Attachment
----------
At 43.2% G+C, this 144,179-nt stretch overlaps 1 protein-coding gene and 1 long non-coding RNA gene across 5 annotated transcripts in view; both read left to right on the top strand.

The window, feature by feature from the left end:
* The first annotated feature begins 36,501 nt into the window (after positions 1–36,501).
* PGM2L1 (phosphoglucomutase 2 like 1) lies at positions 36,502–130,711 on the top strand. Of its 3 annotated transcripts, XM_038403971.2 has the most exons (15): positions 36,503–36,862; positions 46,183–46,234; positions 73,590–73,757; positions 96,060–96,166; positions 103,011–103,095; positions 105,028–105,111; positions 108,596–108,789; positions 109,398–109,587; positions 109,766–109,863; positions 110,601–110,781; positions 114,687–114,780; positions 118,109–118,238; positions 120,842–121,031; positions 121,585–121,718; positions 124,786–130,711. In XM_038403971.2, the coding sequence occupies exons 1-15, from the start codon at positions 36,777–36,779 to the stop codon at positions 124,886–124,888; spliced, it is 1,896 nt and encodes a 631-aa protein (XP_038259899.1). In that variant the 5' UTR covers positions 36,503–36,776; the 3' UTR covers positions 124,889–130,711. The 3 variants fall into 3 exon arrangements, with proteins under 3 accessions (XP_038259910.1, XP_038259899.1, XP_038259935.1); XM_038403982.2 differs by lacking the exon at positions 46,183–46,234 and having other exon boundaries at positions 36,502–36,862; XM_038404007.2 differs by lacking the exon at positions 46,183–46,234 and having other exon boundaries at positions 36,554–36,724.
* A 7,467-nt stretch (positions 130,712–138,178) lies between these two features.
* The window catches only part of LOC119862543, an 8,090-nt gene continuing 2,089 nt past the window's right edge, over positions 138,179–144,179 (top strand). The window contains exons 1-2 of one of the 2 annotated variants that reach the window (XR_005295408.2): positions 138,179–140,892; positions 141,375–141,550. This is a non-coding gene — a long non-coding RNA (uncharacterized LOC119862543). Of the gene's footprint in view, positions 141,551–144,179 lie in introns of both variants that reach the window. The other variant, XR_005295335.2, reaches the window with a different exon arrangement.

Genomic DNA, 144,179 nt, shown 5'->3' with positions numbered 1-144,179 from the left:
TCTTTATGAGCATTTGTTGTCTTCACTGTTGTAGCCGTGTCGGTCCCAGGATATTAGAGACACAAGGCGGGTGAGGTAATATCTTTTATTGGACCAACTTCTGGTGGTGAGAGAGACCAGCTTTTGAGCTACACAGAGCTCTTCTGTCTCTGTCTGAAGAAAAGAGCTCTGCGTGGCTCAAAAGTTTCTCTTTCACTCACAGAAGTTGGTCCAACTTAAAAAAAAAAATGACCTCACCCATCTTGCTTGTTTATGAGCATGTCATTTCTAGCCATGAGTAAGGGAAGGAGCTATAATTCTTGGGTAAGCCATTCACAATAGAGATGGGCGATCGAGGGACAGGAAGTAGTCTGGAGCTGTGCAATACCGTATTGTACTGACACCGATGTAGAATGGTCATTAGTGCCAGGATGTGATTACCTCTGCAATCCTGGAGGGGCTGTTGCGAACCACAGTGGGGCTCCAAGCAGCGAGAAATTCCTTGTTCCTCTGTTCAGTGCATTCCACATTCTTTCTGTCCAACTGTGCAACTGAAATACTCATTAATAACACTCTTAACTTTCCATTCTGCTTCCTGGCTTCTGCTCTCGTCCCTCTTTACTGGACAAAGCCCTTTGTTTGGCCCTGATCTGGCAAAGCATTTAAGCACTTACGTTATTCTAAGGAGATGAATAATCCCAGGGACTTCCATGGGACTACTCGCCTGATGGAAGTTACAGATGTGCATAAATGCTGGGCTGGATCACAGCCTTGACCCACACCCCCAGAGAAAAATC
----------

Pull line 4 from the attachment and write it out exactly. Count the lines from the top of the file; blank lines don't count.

* PGM2L1 (phosphoglucomutase 2 like 1) lies at positions 36,502–130,711 on the top strand. Of its 3 annotated transcripts, XM_038403971.2 has the most exons (15): positions 36,503–36,862; positions 46,183–46,234; positions 73,590–73,757; positions 96,060–96,166; positions 103,011–103,095; positions 105,028–105,111; positions 108,596–108,789; positions 109,398–109,587; positions 109,766–109,863; positions 110,601–110,781; positions 114,687–114,780; positions 118,109–118,238; positions 120,842–121,031; positions 121,585–121,718; positions 124,786–130,711. In XM_038403971.2, the coding sequence occupies exons 1-15, from the start codon at positions 36,777–36,779 to the stop codon at positions 124,886–124,888; spliced, it is 1,896 nt and encodes a 631-aa protein (XP_038259899.1). In that variant the 5' UTR covers positions 36,503–36,776; the 3' UTR covers positions 124,889–130,711. The 3 variants fall into 3 exon arrangements, with proteins under 3 accessions (XP_038259910.1, XP_038259899.1, XP_038259935.1); XM_038403982.2 differs by lacking the exon at positions 46,183–46,234 and having other exon boundaries at positions 36,502–36,862; XM_038404007.2 differs by lacking the exon at positions 46,183–46,234 and having other exon boundaries at positions 36,554–36,724.